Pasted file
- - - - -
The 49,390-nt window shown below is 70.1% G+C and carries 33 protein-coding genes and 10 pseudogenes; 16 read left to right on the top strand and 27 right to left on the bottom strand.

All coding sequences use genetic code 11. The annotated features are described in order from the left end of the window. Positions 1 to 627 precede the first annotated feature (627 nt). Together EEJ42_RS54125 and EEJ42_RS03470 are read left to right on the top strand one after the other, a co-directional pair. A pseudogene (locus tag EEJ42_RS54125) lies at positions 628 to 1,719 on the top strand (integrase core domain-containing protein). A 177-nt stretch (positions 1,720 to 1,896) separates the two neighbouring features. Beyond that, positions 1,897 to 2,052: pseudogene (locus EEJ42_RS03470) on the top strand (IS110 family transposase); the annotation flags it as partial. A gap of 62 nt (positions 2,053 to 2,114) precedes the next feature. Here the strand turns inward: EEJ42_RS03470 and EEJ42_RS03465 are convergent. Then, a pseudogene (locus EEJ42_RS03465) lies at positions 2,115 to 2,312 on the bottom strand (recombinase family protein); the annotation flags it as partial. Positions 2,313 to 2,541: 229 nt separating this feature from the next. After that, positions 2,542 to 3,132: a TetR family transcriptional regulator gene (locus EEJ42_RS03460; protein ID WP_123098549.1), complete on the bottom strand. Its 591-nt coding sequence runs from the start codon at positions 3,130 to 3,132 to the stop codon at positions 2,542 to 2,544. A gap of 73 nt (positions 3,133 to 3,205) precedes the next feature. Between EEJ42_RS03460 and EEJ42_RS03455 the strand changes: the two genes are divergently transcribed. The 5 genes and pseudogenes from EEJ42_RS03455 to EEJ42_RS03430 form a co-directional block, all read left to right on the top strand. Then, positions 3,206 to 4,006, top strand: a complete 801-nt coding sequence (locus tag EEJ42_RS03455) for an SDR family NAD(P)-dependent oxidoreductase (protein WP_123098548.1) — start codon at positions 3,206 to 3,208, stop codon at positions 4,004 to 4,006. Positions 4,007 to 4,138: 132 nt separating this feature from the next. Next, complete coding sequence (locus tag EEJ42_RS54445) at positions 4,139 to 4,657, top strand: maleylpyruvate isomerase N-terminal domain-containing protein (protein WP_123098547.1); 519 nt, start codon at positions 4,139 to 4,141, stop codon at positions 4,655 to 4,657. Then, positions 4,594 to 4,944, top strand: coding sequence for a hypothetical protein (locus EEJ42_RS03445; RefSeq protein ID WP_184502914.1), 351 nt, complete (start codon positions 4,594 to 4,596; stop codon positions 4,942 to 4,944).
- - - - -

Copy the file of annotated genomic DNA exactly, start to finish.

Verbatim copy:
The 49,390-nt window shown below is 70.1% G+C and carries 33 protein-coding genes and 10 pseudogenes; 16 read left to right on the top strand and 27 right to left on the bottom strand.

All coding sequences use genetic code 11. The annotated features are described in order from the left end of the window. Positions 1 to 627 precede the first annotated feature (627 nt). Together EEJ42_RS54125 and EEJ42_RS03470 are read left to right on the top strand one after the other, a co-directional pair. A pseudogene (locus tag EEJ42_RS54125) lies at positions 628 to 1,719 on the top strand (integrase core domain-containing protein). A 177-nt stretch (positions 1,720 to 1,896) separates the two neighbouring features. Beyond that, positions 1,897 to 2,052: pseudogene (locus EEJ42_RS03470) on the top strand (IS110 family transposase); the annotation flags it as partial. A gap of 62 nt (positions 2,053 to 2,114) precedes the next feature. Here the strand turns inward: EEJ42_RS03470 and EEJ42_RS03465 are convergent. Then, a pseudogene (locus EEJ42_RS03465) lies at positions 2,115 to 2,312 on the bottom strand (recombinase family protein); the annotation flags it as partial. Positions 2,313 to 2,541: 229 nt separating this feature from the next. After that, positions 2,542 to 3,132: a TetR family transcriptional regulator gene (locus EEJ42_RS03460; protein ID WP_123098549.1), complete on the bottom strand. Its 591-nt coding sequence runs from the start codon at positions 3,130 to 3,132 to the stop codon at positions 2,542 to 2,544. A gap of 73 nt (positions 3,133 to 3,205) precedes the next feature. Between EEJ42_RS03460 and EEJ42_RS03455 the strand changes: the two genes are divergently transcribed. The 5 genes and pseudogenes from EEJ42_RS03455 to EEJ42_RS03430 form a co-directional block, all read left to right on the top strand. Then, positions 3,206 to 4,006, top strand: a complete 801-nt coding sequence (locus tag EEJ42_RS03455) for an SDR family NAD(P)-dependent oxidoreductase (protein WP_123098548.1) — start codon at positions 3,206 to 3,208, stop codon at positions 4,004 to 4,006. Positions 4,007 to 4,138: 132 nt separating this feature from the next. Next, complete coding sequence (locus tag EEJ42_RS54445) at positions 4,139 to 4,657, top strand: maleylpyruvate isomerase N-terminal domain-containing protein (protein WP_123098547.1); 519 nt, start codon at positions 4,139 to 4,141, stop codon at positions 4,655 to 4,657. Then, positions 4,594 to 4,944, top strand: coding sequence for a hypothetical protein (locus EEJ42_RS03445; RefSeq protein ID WP_184502914.1), 351 nt, complete (start codon positions 4,594 to 4,596; stop codon positions 4,942 to 4,944).